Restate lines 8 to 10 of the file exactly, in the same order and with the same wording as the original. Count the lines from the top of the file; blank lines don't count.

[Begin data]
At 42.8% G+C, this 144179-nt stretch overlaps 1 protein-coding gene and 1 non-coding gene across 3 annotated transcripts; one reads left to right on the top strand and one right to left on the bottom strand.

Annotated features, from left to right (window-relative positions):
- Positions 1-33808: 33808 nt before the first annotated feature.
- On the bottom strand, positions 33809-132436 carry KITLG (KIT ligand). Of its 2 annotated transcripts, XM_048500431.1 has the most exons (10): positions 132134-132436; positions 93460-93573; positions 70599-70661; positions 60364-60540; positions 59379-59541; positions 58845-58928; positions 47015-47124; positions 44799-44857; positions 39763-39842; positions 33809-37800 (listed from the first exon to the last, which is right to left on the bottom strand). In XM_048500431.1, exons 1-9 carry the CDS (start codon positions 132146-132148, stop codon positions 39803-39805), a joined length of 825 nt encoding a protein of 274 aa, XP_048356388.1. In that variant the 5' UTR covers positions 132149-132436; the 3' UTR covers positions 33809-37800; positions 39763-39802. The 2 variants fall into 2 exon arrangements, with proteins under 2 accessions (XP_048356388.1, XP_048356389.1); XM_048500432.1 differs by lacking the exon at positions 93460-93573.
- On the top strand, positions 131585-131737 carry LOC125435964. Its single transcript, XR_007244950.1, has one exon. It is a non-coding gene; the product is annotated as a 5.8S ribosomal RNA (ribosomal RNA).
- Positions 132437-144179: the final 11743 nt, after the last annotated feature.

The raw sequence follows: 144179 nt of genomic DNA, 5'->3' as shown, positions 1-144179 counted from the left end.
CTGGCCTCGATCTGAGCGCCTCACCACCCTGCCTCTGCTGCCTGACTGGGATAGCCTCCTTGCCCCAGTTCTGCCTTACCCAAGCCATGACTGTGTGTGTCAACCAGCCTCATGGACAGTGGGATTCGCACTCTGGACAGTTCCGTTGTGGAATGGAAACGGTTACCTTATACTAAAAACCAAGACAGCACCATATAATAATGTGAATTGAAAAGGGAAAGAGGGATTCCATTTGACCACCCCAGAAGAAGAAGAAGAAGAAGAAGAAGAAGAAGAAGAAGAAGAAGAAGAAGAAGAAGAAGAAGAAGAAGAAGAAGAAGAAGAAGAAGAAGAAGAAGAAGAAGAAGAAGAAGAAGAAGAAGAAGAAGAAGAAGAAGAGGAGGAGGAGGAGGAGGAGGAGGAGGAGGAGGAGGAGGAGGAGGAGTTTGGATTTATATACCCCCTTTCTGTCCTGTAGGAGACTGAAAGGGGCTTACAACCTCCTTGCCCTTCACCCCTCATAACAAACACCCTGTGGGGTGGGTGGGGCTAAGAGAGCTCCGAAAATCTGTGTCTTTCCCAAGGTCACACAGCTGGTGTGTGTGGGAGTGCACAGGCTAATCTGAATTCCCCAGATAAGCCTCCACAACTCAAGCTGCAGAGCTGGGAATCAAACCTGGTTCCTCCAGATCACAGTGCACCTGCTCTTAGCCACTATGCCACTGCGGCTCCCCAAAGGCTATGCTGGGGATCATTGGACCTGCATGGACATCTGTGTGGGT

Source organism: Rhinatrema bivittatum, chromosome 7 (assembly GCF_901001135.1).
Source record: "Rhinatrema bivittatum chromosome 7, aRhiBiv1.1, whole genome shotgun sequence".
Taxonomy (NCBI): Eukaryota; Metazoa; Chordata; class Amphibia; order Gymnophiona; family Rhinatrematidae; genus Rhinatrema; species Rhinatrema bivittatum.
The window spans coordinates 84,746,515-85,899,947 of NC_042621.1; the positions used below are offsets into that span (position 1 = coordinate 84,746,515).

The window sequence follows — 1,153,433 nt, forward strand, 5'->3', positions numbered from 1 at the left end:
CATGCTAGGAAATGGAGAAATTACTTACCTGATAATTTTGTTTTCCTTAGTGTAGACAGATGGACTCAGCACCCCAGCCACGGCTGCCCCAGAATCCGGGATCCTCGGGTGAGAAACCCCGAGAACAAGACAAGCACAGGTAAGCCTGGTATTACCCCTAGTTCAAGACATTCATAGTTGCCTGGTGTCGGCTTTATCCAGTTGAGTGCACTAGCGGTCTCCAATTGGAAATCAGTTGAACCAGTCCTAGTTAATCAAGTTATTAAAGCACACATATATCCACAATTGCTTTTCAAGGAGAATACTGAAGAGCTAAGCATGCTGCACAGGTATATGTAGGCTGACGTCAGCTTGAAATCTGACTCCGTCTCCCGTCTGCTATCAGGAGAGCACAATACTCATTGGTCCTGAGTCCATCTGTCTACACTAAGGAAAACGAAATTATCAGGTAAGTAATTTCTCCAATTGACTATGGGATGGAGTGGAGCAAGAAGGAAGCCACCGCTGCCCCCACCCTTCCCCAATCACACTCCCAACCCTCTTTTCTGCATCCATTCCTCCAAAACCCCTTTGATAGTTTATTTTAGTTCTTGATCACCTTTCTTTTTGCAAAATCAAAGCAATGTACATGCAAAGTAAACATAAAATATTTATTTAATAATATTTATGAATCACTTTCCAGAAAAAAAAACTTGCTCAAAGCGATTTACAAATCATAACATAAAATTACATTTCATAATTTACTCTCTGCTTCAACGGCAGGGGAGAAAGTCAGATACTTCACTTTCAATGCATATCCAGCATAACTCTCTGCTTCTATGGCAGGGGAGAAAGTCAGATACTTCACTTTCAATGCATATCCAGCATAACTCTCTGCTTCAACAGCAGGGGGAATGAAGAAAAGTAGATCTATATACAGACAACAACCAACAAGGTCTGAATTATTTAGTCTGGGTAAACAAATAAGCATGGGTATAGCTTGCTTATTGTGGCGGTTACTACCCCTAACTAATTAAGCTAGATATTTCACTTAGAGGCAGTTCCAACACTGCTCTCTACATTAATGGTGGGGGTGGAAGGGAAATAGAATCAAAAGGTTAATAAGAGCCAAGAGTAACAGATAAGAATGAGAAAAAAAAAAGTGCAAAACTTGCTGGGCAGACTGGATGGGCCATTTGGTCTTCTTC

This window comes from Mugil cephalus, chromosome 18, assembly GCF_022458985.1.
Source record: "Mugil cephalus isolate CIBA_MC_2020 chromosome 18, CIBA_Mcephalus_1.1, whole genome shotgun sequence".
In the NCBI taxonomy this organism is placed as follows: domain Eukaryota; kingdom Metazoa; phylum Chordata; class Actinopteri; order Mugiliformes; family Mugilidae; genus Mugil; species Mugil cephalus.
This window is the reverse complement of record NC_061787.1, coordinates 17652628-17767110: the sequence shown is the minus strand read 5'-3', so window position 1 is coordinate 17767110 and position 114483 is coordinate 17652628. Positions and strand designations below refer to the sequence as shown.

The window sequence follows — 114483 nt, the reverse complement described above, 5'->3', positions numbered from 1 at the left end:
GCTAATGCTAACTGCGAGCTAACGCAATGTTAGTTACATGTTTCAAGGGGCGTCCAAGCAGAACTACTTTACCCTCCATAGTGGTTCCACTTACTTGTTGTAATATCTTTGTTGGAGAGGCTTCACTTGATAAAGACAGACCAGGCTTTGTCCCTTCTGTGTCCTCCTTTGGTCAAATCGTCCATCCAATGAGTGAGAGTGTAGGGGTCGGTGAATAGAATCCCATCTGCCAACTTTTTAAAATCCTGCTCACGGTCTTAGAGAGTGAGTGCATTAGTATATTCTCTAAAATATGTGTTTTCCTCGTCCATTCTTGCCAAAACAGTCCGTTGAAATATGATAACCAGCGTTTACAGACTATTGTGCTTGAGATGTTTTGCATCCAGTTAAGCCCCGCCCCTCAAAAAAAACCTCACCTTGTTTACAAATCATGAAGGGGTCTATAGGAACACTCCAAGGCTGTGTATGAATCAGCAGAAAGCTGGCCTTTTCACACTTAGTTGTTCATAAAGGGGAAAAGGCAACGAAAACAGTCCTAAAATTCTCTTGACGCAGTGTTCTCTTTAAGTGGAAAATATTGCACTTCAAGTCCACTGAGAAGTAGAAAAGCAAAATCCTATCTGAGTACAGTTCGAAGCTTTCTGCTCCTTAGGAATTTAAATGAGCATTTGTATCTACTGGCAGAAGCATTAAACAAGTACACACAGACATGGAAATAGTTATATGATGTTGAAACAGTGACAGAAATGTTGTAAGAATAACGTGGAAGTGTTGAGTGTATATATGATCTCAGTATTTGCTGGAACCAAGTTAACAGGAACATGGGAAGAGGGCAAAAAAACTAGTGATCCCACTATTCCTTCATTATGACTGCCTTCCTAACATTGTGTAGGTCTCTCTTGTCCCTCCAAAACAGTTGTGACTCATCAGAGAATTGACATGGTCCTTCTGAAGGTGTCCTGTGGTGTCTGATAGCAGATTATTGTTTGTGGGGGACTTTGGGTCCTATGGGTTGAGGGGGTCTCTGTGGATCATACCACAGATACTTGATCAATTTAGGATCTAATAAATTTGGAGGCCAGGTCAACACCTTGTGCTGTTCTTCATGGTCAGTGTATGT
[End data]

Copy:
CTGGCCTCGATCTGAGCGCCTCACCACCCTGCCTCTGCTGCCTGACTGGGATAGCCTCCTTGCCCCAGTTCTGCCTTACCCAAGCCATGACTGTGTGTGTCAACCAGCCTCATGGACAGTGGGATTCGCACTCTGGACAGTTCCGTTGTGGAATGGAAACGGTTACCTTATACTAAAAACCAAGACAGCACCATATAATAATGTGAATTGAAAAGGGAAAGAGGGATTCCATTTGACCACCCCAGAAGAAGAAGAAGAAGAAGAAGAAGAAGAAGAAGAAGAAGAAGAAGAAGAAGAAGAAGAAGAAGAAGAAGAAGAAGAAGAAGAAGAAGAAGAAGAAGAAGAAGAAGAAGAAGAAGAAGAAGAAGAAGAAGAAGAGGAGGAGGAGGAGGAGGAGGAGGAGGAGGAGGAGGAGGAGGAGGAGTTTGGATTTATATACCCCCTTTCTGTCCTGTAGGAGACTGAAAGGGGCTTACAACCTCCTTGCCCTTCACCCCTCATAACAAACACCCTGTGGGGTGGGTGGGGCTAAGAGAGCTCCGAAAATCTGTGTCTTTCCCAAGGTCACACAGCTGGTGTGTGTGGGAGTGCACAGGCTAATCTGAATTCCCCAGATAAGCCTCCACAACTCAAGCTGCAGAGCTGGGAATCAAACCTGGTTCCTCCAGATCACAGTGCACCTGCTCTTAGCCACTATGCCACTGCGGCTCCCCAAAGGCTATGCTGGGGATCATTGGACCTGCATGGACATCTGTGTGGGT

Source organism: Rhinatrema bivittatum, chromosome 7 (assembly GCF_901001135.1).
Source record: "Rhinatrema bivittatum chromosome 7, aRhiBiv1.1, whole genome shotgun sequence".